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Wednesday
Jan202010

Komi

 *Post by Angela.
For the past four years, I have lived in the best neighborhood in the city. I love Dupont Circle - I have everything I need within a four- or five-block radius: Soviet Safeway, Whole Foods, CVS, and multiple coffee shops, dry cleaners and liquor stores. More relevant to this blog, 17th Street offers a slew of decent food options, which is a blessing when I'm exhausted and hungry after a long day of work.

 

Over this four-year span, I've tried almost all of these eateries at least once, with one notable exception. Komi, the six-year old restaurant of Johnny Monis, has ruled Washingtonian's 100 Best Restaurants List for the past two years...and happens to be less than half a block away from my apartment.

I was dying to go. Unfortunately, I just couldn't justify the expense, at $125 per person for the Degustazione option (the restaurant also offers a Dinner menu for $90 per person, but if you're going to go to the number one restaurant in DC, I figured go big or go home).

BUT...then came the magic of Christmas. I decided that one of my Christmas presents to Mark would be dinner at Komi, and was finally able to finagle a reservation for a Thursday night a couple of weeks ago.

The interior of the restaurant is minimally decorated, bare walls and dim lighting, yet it still felt cozy. From our table in the middle of the tiny, 38-seat restaurant, we could see directly into the kitchen, and throughout our meal, we kept glancing in, hoping to catch a glimpse of the 29-year old chef-owner (and I think we did at the end). The servers were quietly friendly, attentive and unobtrusive. But really, our attentions were dominated by the parade of amazing little mezzethakia that just kept coming.

I'm pretty sure that photos are not allowed at Komi, and there is no written list of the dishes that were presented to us that night, so immediately after dinner (and I mean immediately. It took about 30 seconds to walk home) we sat down to try to recreate the list of dishes we had from memory. Here is what we came up with:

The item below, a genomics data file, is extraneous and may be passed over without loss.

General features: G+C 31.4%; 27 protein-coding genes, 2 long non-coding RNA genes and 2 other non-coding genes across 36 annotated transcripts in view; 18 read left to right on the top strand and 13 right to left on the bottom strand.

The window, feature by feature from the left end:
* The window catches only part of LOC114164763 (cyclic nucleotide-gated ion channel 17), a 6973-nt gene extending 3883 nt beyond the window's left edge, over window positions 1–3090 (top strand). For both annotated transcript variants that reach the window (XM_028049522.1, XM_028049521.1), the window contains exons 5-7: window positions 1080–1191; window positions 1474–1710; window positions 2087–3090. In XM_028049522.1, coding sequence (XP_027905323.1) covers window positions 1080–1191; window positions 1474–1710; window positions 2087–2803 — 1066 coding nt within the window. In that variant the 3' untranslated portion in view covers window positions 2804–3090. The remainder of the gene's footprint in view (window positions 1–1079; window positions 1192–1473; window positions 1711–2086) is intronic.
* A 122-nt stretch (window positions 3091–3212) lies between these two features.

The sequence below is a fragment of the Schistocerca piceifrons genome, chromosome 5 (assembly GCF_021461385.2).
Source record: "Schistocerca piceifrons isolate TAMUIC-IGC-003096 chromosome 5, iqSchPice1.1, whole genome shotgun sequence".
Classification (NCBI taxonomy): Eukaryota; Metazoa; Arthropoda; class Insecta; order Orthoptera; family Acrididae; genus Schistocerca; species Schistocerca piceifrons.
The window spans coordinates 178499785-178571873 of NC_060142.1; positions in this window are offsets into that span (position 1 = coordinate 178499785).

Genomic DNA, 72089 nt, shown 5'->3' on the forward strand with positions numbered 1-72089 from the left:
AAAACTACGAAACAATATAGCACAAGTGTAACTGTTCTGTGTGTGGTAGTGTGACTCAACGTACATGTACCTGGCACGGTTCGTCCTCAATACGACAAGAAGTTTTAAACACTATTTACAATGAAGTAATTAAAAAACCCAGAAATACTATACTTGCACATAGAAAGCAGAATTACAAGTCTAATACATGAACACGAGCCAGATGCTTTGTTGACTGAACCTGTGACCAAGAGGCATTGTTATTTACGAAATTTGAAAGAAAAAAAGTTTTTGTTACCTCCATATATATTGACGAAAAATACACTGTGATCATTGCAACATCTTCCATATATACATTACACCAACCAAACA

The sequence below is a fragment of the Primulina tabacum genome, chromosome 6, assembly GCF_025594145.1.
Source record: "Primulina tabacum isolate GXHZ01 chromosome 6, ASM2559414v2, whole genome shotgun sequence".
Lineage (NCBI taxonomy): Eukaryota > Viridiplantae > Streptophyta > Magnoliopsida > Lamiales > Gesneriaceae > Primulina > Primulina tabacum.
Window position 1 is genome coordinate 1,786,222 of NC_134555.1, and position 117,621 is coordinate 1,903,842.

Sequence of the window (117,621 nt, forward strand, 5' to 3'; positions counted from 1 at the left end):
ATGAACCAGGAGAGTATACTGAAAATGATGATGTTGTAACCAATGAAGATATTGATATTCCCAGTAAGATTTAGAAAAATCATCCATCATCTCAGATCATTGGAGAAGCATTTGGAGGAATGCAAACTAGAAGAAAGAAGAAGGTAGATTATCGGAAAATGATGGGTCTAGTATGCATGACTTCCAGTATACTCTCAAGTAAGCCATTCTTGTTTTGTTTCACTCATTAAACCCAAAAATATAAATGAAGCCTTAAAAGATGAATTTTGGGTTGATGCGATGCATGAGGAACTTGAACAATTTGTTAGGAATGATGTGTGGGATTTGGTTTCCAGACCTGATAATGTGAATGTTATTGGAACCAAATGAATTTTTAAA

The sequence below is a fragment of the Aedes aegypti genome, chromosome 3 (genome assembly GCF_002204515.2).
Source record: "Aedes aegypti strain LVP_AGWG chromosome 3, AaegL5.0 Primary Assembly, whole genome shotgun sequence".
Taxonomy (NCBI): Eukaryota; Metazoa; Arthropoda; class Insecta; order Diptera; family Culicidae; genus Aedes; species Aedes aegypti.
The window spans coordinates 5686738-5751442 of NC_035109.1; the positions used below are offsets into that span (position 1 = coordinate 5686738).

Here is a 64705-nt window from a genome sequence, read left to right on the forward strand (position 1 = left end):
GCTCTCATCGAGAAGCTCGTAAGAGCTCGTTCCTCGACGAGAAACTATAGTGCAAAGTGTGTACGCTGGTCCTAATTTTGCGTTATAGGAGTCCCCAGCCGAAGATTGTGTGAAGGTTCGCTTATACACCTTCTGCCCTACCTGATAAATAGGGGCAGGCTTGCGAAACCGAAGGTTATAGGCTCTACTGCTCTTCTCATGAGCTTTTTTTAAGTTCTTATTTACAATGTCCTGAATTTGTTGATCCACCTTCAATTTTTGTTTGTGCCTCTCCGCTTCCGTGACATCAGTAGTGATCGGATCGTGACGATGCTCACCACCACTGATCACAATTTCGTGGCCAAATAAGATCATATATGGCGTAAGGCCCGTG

Kampachi sashimi with fleur de sel and chives
Japanese fluke carpaccio with fresh grated wasabi
Duo of scallop (crudo with black truffle with dill mustard sauce and a tartare preparation)
Salmon belly tartare with candied pine nuts, shisho sorbet
Pork belly slider
Brioche w/lemon creme fraiche and trout roe
Fried Ceasar salad ball
Serrano ham with arugula, pear, and fried haloumi
Charred baby octupus with grilled baby artichoke
Date with mascarpone and sea salt
Spanikopita with egg yolk
Quail ragu with fresh pappardelle
Slow roasted goat shoulder with pita, roasted root vegetables and five condiments (greek oregano w/sea salt, roasted eggplant puree, house made hot sauce, pickled cabbage, tzatziki)
Goat cheese with candied fennel and grissini
Oatmeal cookie cream sandwich
Frozen deconstructed baklava
Caramel apple ice cream
House made banana rum lollipop

Our favorites were the pork belly slider, the brioche, the mascarpone-stuffed dates, and the slow roasted goat (which came with out-of-this-world pita). I almost wish that I had taken a little notebook with me to record my thoughts on each dish as I ate it, but then again, that may have taken away from the fantastic experience. What I can say is that, across the board, the food at Komi is beautiful, elegantly simple, creative and delicious. While we didn't necessarily love every single dish, there wasn't a single element of the meal that wasn't incredibly thoughtful and thought-provoking. All in all, the best dining experience I've had so far (in life!), and well worth the money.

Komi on Urbanspoon

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